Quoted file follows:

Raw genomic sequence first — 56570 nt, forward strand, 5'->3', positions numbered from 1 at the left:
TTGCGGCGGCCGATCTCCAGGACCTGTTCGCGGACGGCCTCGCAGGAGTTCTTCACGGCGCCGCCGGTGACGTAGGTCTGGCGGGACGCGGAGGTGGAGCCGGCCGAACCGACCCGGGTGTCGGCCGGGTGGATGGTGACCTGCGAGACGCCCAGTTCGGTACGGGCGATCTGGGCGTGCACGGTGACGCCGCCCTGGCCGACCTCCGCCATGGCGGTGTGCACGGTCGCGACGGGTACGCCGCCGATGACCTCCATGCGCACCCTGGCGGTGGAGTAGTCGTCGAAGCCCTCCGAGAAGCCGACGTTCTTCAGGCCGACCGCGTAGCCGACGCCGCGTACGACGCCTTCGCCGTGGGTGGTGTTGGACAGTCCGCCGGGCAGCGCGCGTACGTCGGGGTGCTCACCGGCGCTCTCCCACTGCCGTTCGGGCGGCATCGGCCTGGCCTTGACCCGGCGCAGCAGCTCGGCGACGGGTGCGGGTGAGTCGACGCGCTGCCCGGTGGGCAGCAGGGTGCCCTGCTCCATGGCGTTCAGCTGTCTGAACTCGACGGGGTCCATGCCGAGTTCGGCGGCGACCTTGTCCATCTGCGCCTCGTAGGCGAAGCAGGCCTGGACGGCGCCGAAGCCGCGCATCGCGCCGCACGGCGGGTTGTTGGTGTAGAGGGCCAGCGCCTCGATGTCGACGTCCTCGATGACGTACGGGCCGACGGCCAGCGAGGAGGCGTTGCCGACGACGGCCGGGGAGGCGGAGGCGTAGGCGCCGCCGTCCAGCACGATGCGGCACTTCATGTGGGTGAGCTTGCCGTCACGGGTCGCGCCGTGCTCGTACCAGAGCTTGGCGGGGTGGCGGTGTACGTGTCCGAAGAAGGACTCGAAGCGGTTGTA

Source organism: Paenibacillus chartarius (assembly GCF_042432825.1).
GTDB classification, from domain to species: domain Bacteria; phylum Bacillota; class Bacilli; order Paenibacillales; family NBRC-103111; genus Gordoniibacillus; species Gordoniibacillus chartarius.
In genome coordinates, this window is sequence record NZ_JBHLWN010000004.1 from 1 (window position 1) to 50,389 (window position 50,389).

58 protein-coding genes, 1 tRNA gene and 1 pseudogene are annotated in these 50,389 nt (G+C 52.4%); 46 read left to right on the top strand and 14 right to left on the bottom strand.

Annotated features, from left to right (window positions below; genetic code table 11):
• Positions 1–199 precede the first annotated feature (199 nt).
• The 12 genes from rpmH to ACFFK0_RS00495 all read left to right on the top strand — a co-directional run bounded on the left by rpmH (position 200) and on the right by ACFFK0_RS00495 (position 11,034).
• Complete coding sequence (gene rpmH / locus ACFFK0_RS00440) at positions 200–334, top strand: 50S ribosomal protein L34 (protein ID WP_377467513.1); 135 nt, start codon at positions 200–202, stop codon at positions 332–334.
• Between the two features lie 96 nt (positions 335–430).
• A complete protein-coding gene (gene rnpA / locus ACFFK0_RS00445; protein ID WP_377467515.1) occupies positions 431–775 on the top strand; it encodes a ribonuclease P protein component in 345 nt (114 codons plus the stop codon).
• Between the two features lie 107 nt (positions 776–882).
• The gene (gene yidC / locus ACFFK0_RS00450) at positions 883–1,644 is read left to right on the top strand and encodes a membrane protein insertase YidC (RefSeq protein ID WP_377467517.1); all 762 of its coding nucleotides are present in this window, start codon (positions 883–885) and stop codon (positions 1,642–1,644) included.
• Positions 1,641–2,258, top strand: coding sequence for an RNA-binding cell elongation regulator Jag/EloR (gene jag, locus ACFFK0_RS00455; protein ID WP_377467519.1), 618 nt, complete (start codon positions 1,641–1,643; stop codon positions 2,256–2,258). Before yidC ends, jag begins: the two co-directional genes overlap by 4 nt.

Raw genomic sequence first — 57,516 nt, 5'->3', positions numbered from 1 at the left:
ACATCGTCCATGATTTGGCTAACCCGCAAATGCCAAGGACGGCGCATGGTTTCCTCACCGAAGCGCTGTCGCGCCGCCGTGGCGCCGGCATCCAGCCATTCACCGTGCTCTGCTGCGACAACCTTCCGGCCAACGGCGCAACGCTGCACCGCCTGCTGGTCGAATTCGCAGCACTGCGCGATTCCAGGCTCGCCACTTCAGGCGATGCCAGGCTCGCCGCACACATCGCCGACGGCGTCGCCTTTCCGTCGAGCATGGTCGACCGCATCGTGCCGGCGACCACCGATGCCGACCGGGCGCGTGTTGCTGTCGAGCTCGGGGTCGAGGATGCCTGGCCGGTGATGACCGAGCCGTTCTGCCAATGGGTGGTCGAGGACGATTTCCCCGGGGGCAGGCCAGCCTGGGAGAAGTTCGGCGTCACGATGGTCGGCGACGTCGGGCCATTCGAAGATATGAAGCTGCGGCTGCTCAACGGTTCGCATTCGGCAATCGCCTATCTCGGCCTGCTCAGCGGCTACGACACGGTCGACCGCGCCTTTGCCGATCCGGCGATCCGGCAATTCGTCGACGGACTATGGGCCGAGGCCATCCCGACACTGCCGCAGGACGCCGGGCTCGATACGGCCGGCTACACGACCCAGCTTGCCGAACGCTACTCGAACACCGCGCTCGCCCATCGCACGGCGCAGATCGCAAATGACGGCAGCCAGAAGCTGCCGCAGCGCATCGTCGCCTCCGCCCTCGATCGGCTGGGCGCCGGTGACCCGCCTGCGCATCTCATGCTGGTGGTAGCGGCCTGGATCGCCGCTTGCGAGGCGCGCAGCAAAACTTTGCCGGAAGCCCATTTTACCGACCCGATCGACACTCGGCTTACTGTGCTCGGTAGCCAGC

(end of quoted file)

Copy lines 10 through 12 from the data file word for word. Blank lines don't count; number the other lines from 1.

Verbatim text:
• Complete coding sequence (gene rpmH / locus ACFFK0_RS00440) at positions 200–334, top strand: 50S ribosomal protein L34 (protein ID WP_377467513.1); 135 nt, start codon at positions 200–202, stop codon at positions 332–334.
• Between the two features lie 96 nt (positions 335–430).
• A complete protein-coding gene (gene rnpA / locus ACFFK0_RS00445; protein ID WP_377467515.1) occupies positions 431–775 on the top strand; it encodes a ribonuclease P protein component in 345 nt (114 codons plus the stop codon).